All Time Past Year Past 30 Days
Abstract Views 0 0 0
Full Text Views 182 39 13
PDF Downloads 25 15 0

Dispersion of an Elevated Release in a Coastal Region

Hao JinDepartment of Marine, Earth and Atmospheric Sciences, North Carolina State University, Raleigh, North Carolina

Search for other papers by Hao Jin in
Current site
Google Scholar
PubMed
Close
and
Sethu RamanDepartment of Marine, Earth and Atmospheric Sciences, North Carolina State University, Raleigh, North Carolina

Search for other papers by Sethu Raman in
Current site
Google Scholar
PubMed
Close
Full access

Abstract

This paper presents a study on air pollutant dispersion from an elevated accidental release from the space shuttle tower at the Kennedy Space Center in Florida under the influence of a stratified onshore flow. The temperature difference between land and ocean can generate a local sea-land circulation and a thermal internal boundary layer. Both play a significant role in the coastal dispersion. Results from a Gaussian dispersion model and those from numerical simulations show that the concentrations obtained from these two distinctly different methods are of the same order of magnitude and have similar patterns. Numerical simulations were performed by combining the Advanced Regional Prediction System with an Eulerian pollutant dispersion model. Numerical sensitivity experiments were conducted to investigate the effects of upwind stability, coastal topography, and calm wind condition. Numerical results also show that the dispersion pattern from a continuous release is significantly different from that of a finite release.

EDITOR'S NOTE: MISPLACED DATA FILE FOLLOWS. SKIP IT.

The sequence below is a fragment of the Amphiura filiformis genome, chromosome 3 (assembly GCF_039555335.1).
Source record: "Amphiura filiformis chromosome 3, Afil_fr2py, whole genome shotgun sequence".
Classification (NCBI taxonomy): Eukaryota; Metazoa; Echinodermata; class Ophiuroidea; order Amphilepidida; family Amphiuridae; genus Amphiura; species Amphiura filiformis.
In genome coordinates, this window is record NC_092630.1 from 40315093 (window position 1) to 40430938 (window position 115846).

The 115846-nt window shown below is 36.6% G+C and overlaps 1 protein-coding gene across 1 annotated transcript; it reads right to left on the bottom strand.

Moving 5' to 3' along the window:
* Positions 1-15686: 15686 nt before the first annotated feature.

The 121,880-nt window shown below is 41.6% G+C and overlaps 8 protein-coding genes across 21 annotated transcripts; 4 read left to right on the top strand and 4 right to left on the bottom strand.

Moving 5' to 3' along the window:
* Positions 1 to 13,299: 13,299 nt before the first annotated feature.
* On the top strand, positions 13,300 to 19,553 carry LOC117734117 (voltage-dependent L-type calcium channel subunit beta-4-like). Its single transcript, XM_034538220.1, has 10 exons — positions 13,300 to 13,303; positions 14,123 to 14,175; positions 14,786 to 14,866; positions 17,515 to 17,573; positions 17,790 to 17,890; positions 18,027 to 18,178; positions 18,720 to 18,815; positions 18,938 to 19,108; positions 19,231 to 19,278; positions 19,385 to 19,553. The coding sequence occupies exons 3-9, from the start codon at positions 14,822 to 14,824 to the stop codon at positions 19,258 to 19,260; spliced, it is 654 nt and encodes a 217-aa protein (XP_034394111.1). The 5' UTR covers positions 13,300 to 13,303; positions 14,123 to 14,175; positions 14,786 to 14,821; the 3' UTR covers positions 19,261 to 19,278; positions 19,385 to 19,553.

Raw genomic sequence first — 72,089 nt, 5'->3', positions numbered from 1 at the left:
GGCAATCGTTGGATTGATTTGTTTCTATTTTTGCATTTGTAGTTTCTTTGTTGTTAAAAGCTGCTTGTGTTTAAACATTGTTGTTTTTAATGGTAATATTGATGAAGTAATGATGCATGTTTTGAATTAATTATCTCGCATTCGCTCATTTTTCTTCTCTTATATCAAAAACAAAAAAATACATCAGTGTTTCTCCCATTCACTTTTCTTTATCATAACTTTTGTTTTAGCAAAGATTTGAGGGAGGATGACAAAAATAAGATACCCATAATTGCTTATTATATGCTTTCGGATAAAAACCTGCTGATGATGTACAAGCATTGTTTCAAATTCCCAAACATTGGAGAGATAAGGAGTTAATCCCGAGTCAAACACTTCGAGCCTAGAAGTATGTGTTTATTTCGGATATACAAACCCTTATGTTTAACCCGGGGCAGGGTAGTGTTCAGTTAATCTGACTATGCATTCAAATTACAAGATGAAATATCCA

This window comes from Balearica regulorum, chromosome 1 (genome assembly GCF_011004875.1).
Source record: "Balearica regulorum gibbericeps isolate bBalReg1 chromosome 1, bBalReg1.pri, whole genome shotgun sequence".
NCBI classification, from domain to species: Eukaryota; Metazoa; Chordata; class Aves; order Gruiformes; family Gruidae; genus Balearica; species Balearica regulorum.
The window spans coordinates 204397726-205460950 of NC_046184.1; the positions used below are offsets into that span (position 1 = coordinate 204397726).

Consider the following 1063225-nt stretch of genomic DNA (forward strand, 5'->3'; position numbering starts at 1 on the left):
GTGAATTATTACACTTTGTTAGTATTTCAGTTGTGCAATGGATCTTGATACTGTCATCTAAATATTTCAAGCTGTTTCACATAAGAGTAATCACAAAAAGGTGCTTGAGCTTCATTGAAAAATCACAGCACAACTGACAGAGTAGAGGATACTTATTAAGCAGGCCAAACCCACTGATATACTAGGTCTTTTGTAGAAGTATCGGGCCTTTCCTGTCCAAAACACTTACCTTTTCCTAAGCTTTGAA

Abstract

This paper presents a study on air pollutant dispersion from an elevated accidental release from the space shuttle tower at the Kennedy Space Center in Florida under the influence of a stratified onshore flow. The temperature difference between land and ocean can generate a local sea-land circulation and a thermal internal boundary layer. Both play a significant role in the coastal dispersion. Results from a Gaussian dispersion model and those from numerical simulations show that the concentrations obtained from these two distinctly different methods are of the same order of magnitude and have similar patterns. Numerical simulations were performed by combining the Advanced Regional Prediction System with an Eulerian pollutant dispersion model. Numerical sensitivity experiments were conducted to investigate the effects of upwind stability, coastal topography, and calm wind condition. Numerical results also show that the dispersion pattern from a continuous release is significantly different from that of a finite release.

Save